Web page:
Tactile maps can help people who are blind or have low-vision navigate and familiarize themselves with unfamiliar locations. Ideally, tactile maps can be customized to an individual's unique needs and abilities because of their limited space for representation. We present Maptimizer, a tool that generates tactile maps based on users' preferences and requirements. Maptimizer uses a two stage optimization process to pair representations with geographic information and tune those representations to present that information more clearly. In a small user study, Maptimizer helped participants more successfully and efficiently identify locations of interest in unknown areas. These results demonstrate the utility of optimization techniques and generative design in complex accessibility domains.
YouTube is a space where people with disabilities can reach a wider online audience to present what it is like to have disabilities. Thus, it is imperative to understand how content creators with disabilities strategically interact with algorithms to draw viewers around the world. However, considering that the algorithm carries the risk of making less inclusive decisions for users with disabilities, whether the current algorithmic experiences (AXs) on video platforms is inclusive for creators with disabilities is an open question. To address that, we conducted semi-structured interviews with eight YouTubers with disabilities. We found that they aimed to inform the public of diverse representations of disabilities, which led them to work with algorithms by strategically portraying disability identities. However, they were disappointed that the way the algorithms work did not sufficiently support their goals. Based on findings, we suggest implications for designing inclusive AXs that could embrace creators’ subtle needs.
Engagement with electronic toolkits enhances people's creative abilities, self-esteem, problem-solving skills and enables the creation of personally meaningful artifacts. A variety of simplified electronics toolkits are increasingly available to help different user groups engage with technology. However, they are often inaccessible for people with intellectual disabilities (IDs), who experience a range of cognitive and physical impairments. We designed and developed TronicBoards, a curated set of accessible electronic modules, to address this gap. We evaluated it one-on-one with 10 participants using a guided exploration approach. Our analysis revealed that participants were able to create simple sensor-based interactive circuits with varying levels of assistance. We report the strengths and weaknesses of TronicBoards, considering participants' successes and challenges in manipulating and comprehending toolkit components, circuit building activities, and troubleshooting processes. We discuss implications for designing inclusive electronics toolkits for people with IDs, particularly in considering design elements that improve functionality, comprehensibility and agency.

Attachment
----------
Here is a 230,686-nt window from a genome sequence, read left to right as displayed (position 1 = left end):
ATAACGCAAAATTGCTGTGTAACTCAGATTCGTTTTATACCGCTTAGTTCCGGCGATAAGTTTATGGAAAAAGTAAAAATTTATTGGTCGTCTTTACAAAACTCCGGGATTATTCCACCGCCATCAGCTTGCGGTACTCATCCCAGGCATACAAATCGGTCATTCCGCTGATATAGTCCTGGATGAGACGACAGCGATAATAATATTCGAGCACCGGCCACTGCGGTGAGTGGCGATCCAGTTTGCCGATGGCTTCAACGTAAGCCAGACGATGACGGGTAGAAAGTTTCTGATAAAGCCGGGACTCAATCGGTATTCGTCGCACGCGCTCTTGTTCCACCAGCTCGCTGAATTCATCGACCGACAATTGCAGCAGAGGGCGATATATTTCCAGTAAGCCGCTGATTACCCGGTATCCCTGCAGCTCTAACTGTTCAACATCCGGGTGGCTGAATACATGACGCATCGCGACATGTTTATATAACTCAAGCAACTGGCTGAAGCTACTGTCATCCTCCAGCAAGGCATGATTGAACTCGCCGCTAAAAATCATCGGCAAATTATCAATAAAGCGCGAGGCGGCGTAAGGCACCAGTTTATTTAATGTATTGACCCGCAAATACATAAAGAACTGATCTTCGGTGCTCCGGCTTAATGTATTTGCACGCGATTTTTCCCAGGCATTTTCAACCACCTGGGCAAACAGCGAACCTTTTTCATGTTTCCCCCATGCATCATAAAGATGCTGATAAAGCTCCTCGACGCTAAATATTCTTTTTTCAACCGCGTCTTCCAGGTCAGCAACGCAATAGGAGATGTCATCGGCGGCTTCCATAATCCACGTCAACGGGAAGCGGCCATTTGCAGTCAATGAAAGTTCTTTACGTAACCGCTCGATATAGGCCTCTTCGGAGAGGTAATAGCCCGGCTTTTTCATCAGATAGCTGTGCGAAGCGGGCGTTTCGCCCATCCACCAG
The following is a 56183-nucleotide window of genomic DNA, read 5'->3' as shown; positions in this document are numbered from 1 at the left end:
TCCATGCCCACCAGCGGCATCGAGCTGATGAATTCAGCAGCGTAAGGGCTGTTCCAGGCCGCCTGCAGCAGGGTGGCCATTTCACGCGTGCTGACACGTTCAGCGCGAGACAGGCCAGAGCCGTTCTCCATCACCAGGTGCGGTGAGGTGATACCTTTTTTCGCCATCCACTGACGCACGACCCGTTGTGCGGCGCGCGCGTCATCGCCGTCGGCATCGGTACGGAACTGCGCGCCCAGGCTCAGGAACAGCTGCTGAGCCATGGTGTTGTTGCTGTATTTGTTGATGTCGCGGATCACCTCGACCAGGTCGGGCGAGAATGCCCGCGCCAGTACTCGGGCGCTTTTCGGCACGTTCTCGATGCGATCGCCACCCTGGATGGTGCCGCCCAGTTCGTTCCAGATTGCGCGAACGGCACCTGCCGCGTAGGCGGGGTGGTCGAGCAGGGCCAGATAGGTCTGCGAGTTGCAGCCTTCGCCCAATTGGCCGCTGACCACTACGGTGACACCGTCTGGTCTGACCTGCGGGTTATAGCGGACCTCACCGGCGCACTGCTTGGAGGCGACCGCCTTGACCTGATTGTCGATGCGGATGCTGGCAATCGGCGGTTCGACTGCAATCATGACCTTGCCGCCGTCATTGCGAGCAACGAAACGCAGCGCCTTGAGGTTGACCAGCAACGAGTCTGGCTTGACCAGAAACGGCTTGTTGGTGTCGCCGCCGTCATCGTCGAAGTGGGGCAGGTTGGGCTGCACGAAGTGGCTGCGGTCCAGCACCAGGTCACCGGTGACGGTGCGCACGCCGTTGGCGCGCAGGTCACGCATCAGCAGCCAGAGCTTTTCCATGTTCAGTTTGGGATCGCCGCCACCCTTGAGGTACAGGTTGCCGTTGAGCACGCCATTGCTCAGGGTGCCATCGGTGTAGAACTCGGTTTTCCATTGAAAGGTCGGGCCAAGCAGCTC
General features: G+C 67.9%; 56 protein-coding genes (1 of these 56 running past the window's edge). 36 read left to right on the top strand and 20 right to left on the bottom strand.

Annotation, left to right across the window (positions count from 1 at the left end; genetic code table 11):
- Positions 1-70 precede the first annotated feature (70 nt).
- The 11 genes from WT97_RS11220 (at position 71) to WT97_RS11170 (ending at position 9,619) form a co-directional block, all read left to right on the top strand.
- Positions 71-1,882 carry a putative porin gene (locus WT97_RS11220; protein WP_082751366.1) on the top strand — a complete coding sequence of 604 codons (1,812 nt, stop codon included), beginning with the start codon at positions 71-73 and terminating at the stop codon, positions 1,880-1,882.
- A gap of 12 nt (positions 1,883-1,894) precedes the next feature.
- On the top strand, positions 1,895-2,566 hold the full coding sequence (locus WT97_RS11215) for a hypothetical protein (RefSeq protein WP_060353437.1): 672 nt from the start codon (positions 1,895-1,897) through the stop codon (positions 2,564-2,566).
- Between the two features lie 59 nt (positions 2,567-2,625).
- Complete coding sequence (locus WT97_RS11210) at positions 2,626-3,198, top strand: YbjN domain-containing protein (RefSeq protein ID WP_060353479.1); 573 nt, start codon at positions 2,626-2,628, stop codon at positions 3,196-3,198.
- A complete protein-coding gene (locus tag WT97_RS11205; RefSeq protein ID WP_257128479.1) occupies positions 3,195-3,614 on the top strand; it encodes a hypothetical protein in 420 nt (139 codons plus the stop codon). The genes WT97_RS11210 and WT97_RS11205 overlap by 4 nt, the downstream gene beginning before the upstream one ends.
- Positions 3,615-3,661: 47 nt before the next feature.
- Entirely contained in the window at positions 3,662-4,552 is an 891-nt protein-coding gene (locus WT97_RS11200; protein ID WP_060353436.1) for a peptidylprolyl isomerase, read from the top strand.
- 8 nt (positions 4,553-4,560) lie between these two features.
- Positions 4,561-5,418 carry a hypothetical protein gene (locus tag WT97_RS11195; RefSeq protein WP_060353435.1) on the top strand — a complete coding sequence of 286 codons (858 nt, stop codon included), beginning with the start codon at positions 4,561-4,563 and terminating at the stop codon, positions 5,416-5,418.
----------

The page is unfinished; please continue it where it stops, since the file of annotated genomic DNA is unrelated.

The data table is a basic but versatile representation to communicate data. From government reports to bank statements, tables effectively carry essential data-driven information by visually organizing data using rows, columns, and other arrangements (e.g., merged cells). However, many tables online neglect the accessibility requirements for people who rely on screen readers, such as people who are blind or have low vision (BLV). First, we consolidated guidelines to understand what makes a table inaccessible for BLV people. We conducted an interview study to understand the importance of tables and identify further design requirements for an accessible table. We built a tool that automatically detects HTML formatted tables online and transforms them into accessible tables. Our evaluative study demonstrates how our tool can help participants understand the table's structure and layout and support smooth navigation when the table is large and complex.
Collaborative document editing tools are widely used in professional and academic workplaces. While these tools provide basic accessibility support, it is challenging for blind users to gain collaboration awareness that sighted people can easily obtain using visual cues (e.g., who is editing where and what). Through a series of co-design sessions with a blind coauthor, we identified the current practices and challenges in collaborative editing, and iteratively designed CollabAlly, a system that makes collaboration awareness in document editing accessible to blind users. CollabAlly extracts collaborator, comment, and text-change information and their context from a document and presents them in a dialog box to provide easy access and navigation. CollabAlly uses earcons to communicate background events unobtrusively, voice fonts to differentiate collaborators, and spatial audio to convey the location of document activity. In a study with 11 blind participants, we demonstrate that CollabAlly provides improved access to collaboration awareness by centralizing scattered information, sonifying visual information, and simplifying complex operations.